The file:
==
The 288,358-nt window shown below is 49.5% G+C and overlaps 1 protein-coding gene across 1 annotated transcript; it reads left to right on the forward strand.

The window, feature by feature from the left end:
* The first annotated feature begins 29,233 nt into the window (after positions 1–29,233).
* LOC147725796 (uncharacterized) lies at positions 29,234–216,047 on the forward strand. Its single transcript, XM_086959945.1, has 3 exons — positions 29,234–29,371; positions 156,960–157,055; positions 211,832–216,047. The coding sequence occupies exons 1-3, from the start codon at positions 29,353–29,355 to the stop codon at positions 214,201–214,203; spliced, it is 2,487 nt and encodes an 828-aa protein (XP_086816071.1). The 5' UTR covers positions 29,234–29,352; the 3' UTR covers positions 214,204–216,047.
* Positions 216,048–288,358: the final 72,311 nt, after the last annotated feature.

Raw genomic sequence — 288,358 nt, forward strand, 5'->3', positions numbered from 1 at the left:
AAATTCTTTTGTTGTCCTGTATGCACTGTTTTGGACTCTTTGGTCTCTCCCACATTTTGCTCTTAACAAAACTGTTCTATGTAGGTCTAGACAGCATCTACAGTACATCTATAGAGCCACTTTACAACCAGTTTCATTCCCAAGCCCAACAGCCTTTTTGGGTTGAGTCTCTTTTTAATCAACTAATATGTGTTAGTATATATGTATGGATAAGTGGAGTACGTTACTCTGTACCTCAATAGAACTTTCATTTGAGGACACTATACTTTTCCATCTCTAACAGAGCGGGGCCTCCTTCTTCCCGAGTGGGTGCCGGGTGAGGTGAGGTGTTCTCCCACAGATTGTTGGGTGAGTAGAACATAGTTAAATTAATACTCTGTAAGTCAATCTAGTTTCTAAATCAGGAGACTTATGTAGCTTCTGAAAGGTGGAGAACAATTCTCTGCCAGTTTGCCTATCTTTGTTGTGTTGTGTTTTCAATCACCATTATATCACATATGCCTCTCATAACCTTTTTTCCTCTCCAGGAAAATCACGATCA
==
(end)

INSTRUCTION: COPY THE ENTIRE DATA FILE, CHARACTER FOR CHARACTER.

The 288,358-nt window shown below is 49.5% G+C and overlaps 1 protein-coding gene across 1 annotated transcript; it reads left to right on the forward strand.

The window, feature by feature from the left end:
* The first annotated feature begins 29,233 nt into the window (after positions 1–29,233).
* LOC147725796 (uncharacterized) lies at positions 29,234–216,047 on the forward strand. Its single transcript, XM_086959945.1, has 3 exons — positions 29,234–29,371; positions 156,960–157,055; positions 211,832–216,047. The coding sequence occupies exons 1-3, from the start codon at positions 29,353–29,355 to the stop codon at positions 214,201–214,203; spliced, it is 2,487 nt and encodes an 828-aa protein (XP_086816071.1). The 5' UTR covers positions 29,234–29,352; the 3' UTR covers positions 214,204–216,047.
* Positions 216,048–288,358: the final 72,311 nt, after the last annotated feature.

Raw genomic sequence — 288,358 nt, forward strand, 5'->3', positions numbered from 1 at the left:
AAATTCTTTTGTTGTCCTGTATGCACTGTTTTGGACTCTTTGGTCTCTCCCACATTTTGCTCTTAACAAAACTGTTCTATGTAGGTCTAGACAGCATCTACAGTACATCTATAGAGCCACTTTACAACCAGTTTCATTCCCAAGCCCAACAGCCTTTTTGGGTTGAGTCTCTTTTTAATCAACTAATATGTGTTAGTATATATGTATGGATAAGTGGAGTACGTTACTCTGTACCTCAATAGAACTTTCATTTGAGGACACTATACTTTTCCATCTCTAACAGAGCGGGGCCTCCTTCTTCCCGAGTGGGTGCCGGGTGAGGTGAGGTGTTCTCCCACAGATTGTTGGGTGAGTAGAACATAGTTAAATTAATACTCTGTAAGTCAATCTAGTTTCTAAATCAGGAGACTTATGTAGCTTCTGAAAGGTGGAGAACAATTCTCTGCCAGTTTGCCTATCTTTGTTGTGTTGTGTTTTCAATCACCATTATATCACATATGCCTCTCATAACCTTTTTTCCTCTCCAGGAAAATCACGATCA